"What it reveals is even more amazing than the myths and fantasies it has generated. For example, the manuscript was compiled by Dominican nuns as a source of reference for Maria of Castile, Queen of Aragon, who happens to have been great aunt to Catherine of Aragon.
"It is also no exaggeration to say this work represents one of the most important developments to date in Romance linguistics. The manuscript is written in proto-Romance—ancestral to today's Romance languages including Portuguese, Spanish, French, Italian, Romanian, Catalan and Galician. The language used was ubiquitous in the Mediterranean during the Medieval period, but it was seldom written in official or important documents because Latin was the language of royalty, church and government. As a result, proto-Romance was lost from the record, until now."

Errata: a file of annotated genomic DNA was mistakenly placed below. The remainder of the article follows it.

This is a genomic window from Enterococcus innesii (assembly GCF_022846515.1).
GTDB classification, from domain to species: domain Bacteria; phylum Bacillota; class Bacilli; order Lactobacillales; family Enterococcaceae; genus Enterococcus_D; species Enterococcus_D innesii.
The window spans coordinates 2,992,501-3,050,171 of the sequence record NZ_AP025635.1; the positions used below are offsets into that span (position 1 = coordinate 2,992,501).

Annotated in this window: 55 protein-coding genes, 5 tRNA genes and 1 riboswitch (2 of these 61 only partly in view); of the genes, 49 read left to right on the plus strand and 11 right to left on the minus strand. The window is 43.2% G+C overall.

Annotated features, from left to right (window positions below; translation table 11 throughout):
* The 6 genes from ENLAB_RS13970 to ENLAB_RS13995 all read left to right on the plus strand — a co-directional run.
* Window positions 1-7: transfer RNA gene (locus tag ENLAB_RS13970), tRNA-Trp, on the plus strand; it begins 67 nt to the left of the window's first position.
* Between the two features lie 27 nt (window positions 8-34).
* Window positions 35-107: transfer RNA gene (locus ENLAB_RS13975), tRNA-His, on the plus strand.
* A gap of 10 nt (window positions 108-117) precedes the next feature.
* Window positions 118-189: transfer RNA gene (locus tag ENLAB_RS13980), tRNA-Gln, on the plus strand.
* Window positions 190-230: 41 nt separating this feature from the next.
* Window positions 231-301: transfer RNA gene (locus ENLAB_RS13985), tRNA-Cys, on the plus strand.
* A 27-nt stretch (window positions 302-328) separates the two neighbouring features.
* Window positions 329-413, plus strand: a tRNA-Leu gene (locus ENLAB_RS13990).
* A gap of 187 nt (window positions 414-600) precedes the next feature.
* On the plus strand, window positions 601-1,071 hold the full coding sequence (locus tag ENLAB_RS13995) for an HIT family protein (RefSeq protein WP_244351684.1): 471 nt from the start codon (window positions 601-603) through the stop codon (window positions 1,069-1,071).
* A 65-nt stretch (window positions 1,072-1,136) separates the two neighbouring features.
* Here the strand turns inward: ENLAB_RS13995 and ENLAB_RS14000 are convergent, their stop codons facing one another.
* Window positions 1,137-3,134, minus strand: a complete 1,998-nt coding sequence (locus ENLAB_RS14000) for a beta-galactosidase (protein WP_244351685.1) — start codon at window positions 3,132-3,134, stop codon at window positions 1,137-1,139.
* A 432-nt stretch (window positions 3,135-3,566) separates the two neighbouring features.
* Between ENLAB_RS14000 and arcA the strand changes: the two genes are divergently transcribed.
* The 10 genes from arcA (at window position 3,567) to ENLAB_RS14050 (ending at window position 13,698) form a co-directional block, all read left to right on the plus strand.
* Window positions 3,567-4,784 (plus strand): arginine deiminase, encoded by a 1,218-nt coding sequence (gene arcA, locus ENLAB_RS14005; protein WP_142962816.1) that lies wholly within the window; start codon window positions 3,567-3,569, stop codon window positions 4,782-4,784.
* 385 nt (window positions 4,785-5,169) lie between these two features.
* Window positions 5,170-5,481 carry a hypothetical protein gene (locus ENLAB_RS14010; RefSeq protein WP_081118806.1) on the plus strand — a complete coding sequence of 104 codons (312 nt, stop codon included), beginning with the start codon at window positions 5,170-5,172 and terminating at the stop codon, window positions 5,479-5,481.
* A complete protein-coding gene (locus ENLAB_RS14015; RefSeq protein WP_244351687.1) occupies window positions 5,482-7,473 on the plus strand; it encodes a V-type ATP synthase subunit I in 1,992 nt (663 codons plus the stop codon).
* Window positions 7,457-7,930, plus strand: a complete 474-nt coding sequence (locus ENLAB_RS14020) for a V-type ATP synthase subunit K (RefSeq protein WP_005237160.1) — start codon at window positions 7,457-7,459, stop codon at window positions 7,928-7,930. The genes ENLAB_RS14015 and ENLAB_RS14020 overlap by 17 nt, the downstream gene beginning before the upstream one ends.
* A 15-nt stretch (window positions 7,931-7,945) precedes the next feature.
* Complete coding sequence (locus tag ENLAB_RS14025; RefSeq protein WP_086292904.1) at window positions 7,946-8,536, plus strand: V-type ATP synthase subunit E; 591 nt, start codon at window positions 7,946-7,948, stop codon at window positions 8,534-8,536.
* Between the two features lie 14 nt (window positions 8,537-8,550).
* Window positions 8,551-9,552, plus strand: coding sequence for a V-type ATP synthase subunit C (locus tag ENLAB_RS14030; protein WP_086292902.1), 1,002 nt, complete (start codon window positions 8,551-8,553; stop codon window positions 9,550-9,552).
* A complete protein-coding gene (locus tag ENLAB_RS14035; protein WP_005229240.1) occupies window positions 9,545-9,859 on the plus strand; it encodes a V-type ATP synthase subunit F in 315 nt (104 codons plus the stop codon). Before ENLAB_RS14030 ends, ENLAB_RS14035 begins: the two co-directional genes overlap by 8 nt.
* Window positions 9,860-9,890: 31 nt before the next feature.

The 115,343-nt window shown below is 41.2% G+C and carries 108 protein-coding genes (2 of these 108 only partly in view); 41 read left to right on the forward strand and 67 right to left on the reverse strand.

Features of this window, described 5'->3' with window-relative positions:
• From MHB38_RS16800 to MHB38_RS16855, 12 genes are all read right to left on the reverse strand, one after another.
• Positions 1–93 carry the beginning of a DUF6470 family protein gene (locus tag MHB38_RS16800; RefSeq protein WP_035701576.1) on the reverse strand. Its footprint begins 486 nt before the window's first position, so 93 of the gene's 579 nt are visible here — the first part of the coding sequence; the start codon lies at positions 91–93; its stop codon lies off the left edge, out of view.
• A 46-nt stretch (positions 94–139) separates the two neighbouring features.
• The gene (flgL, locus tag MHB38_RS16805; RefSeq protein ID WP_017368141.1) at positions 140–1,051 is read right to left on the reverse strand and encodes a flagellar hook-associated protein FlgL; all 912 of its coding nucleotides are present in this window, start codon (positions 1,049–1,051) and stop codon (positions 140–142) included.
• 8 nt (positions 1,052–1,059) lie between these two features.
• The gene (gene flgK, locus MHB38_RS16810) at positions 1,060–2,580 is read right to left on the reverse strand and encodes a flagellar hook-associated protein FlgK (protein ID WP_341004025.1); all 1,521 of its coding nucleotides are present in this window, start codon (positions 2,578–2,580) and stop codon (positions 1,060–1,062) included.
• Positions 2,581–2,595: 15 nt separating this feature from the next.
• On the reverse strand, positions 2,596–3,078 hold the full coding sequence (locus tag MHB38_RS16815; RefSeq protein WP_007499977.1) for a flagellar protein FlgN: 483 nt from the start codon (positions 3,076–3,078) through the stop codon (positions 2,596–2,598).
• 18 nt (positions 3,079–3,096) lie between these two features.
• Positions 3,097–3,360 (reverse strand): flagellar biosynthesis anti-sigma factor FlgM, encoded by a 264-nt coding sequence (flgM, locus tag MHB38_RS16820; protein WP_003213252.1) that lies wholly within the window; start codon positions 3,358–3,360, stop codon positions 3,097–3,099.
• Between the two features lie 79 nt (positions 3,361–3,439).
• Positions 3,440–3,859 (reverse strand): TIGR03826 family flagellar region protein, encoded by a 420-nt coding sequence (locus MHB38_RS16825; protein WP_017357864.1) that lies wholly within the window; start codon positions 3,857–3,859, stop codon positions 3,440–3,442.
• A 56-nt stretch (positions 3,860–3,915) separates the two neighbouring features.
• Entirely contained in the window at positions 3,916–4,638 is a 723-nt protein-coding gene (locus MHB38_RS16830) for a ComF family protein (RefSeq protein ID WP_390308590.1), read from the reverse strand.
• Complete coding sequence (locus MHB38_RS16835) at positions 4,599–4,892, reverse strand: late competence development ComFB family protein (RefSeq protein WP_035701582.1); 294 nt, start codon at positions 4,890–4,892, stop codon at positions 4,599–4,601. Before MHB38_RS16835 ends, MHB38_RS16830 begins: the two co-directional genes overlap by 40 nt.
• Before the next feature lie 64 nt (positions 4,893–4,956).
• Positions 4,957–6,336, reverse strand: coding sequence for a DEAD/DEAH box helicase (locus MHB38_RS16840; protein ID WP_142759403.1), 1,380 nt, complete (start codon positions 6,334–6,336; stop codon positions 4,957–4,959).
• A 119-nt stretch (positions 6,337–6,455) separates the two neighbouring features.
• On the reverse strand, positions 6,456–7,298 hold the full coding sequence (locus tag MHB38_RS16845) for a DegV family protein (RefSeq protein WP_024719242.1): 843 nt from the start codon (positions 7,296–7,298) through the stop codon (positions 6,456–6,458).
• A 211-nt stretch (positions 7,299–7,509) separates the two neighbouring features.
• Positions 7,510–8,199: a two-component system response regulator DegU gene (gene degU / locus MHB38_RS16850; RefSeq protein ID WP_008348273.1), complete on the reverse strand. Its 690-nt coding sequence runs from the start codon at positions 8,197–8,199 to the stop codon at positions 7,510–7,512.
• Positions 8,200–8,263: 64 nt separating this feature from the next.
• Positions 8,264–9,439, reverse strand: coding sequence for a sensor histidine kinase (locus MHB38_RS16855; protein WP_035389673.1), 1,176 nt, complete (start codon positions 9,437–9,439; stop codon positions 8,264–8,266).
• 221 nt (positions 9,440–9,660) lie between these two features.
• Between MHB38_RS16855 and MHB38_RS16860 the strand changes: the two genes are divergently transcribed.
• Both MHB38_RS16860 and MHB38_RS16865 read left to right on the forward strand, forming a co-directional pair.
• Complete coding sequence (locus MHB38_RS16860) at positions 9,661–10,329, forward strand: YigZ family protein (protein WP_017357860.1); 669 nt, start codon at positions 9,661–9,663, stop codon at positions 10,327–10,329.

Cheshire explains in linguistic terms what makes the manuscript so unusual:
"It uses an extinct language. Its alphabet is a combination of unfamiliar and more familiar symbols. It includes no dedicated punctuation marks, although some letters have symbol variants to indicate punctuation or phonetic accents. All of the letters are in lower case and there are no double consonants. It includes diphthong, triphthongs, quadriphthongs and even quintiphthongs for the abbreviation of phonetic components. It also includes some words and abbreviations in Latin."
The next step is to use this knowledge to translate the entire manuscript and compile a lexicon, which Cheshire acknowledges will take some time and funding, as it comprises more than 200 pages.